Gallia Comata

▪ Roman territory, Europe
(Latin: Long-haired Gaul),also called  Tres Galliae 

      (Three Gauls), in Roman antiquity, the land of Gaul that included the three provinces of (1) Aquitania, bordered by the Bay of Biscay on the west and the Pyrenees on the south; (2) Celtica (or Gallia Lugdunensis), with Lugdunum (Lyon) as its capital, on the eastern border of Gaul and extending northwest to include Brittany; and (3) Belgica (or Gallia Belgica), in the north, where Trier and Reims were the chief towns and many of the people were Germanic in origin. The only garrison was a single cohort at Lugdunum to guard the imperial mint, but the Rhine army could and did move rapidly into the Gallia Comata if trouble occurred.

      A fourth Roman province, Narbonensis, lay between them and the Mediterranean. It was governed by a proconsul appointed by the Senate, whereas each of the Tres Galliae was ruled by an imperial legate of praetorian standing.

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Universalium. 2010.

Look at other dictionaries:

  • Gallia Aquitania — (Latin pronunciation IPA|/ˈɡalːia akʷiːˈtaːnia/; [Charlton T. Lewis and Charles Short (1879). Aquitania . A Latin Dictionary. [http://www.perseus.tufts.edu/hopper/text.jsp?doc=Perseus:text:1999.04.0059:entry=A%5Equi ta ni%5Ea Perseus Digital… …   Wikipedia

  • Gallia Belgica — This article is about the Roman province. For the pre Roman people, see Belgae. For other uses, see Belgica (disambiguation). Map with the location of Gallia Belgica shortly before the Roman conquest …   Wikipedia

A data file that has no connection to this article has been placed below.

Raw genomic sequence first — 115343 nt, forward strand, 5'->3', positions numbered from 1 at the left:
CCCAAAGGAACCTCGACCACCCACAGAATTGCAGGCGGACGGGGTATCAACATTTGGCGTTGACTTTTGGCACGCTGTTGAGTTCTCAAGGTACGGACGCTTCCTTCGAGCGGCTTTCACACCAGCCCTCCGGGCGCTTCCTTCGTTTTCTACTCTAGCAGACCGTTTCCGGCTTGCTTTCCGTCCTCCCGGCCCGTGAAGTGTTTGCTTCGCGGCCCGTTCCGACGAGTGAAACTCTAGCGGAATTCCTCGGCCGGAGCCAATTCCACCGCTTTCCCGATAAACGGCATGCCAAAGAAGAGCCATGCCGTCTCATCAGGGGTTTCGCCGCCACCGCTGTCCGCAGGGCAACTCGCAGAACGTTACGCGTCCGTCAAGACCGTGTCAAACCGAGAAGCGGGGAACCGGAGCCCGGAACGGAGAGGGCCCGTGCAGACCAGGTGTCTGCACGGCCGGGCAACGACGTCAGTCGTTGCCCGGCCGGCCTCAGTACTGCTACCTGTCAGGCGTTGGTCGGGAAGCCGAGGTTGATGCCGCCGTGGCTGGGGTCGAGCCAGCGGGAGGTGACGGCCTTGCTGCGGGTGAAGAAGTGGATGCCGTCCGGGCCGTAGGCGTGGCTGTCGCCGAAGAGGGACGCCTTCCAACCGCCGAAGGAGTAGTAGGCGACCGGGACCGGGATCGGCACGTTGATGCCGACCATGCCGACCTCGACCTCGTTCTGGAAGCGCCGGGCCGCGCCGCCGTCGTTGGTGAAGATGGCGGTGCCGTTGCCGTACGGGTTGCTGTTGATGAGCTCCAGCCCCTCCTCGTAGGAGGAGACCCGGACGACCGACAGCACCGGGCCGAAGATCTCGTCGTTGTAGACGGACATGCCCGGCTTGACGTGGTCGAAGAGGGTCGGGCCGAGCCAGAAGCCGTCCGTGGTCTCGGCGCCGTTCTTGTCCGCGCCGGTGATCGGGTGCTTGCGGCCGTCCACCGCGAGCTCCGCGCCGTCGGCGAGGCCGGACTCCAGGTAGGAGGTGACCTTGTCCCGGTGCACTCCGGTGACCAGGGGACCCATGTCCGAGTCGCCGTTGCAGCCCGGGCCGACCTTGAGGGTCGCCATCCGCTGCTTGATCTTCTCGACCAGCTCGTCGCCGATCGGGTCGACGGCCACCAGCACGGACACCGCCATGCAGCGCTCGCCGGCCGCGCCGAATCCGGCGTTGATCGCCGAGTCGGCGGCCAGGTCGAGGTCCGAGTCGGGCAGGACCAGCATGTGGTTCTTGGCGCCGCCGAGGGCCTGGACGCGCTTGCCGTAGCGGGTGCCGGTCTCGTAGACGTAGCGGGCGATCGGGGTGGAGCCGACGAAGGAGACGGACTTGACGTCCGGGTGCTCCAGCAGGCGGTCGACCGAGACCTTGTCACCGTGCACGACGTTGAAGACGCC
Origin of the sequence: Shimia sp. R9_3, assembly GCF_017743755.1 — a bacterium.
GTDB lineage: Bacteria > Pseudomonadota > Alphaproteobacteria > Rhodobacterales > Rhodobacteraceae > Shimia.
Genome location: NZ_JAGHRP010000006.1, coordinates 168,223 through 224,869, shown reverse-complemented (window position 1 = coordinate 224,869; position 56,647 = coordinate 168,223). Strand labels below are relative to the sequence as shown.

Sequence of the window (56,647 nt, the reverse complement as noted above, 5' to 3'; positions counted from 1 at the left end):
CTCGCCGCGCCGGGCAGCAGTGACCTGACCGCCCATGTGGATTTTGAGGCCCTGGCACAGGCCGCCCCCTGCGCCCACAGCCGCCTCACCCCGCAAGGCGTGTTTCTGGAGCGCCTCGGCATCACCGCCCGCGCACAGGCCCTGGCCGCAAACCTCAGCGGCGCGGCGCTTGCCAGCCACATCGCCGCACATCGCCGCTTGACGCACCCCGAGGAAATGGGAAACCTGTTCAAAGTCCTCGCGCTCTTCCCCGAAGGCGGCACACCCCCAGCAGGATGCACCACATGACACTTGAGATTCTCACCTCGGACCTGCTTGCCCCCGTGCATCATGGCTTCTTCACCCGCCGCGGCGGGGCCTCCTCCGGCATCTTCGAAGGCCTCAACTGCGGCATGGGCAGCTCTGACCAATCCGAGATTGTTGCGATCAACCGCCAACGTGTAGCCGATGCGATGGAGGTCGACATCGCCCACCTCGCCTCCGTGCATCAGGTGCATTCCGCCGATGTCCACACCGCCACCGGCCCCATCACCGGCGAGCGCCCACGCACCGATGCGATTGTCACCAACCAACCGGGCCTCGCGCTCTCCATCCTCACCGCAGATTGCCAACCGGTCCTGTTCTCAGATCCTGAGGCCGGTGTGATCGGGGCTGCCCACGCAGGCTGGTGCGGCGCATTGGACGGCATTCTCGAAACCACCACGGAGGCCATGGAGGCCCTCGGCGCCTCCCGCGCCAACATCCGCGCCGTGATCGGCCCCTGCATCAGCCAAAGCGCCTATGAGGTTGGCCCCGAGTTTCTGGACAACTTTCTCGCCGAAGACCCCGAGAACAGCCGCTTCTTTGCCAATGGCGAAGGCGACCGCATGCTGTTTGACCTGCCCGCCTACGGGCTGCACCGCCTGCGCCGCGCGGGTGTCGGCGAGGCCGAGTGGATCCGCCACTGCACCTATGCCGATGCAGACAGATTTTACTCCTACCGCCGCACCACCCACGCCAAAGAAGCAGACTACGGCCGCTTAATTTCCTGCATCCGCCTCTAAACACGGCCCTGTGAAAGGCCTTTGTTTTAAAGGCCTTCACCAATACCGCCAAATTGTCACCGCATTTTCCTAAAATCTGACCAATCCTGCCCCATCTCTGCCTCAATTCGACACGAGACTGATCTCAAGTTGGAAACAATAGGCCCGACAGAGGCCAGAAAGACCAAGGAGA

• GALLIA — maxima Europae pars, quicquid enim terrarum a Rheno per Oceanum, Pyrenaeos montes, mare Mediterraneum, et Appenninum montem, usque ad Anconam clauditur, communi appellatione Gallia Latinis appellatur. A candore populi sic dicta, Γάλα enim Graecis …   Hofmann J. Lexicon universale

  • COMATA Gallia — vide Gallia. Lucan. l. 1. v. 443. Crinibus effusis toti praelate Comatae …   Hofmann J. Lexicon universale

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  • TRANSALPINA Gallia — eadem quae Comata; diducitur in Belgicam, Celticam, et Lugdunensem, Lloyd. Vide Gallia, et Lugdunensis …   Hofmann J. Lexicon universale

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  • Roman Gaul — For Gaul before the Roman conquest, see Gaul. Roman Gaul consisted of an area of provincial rule in the Roman Empire, in modern day France, Belgium, Luxembourg, and western Germany. Roman control of the area lasted for 600 years. The Roman Empire …   Wikipedia

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  • Roman province — In Ancient Rome, a province (Latin, provincia , pl. provinciae ) was the basic, and until the Tetrarchy (circa 296), largest territorial and administrative unit of the empire s territorial possessions outside of the Italian peninsula. The word… …   Wikipedia

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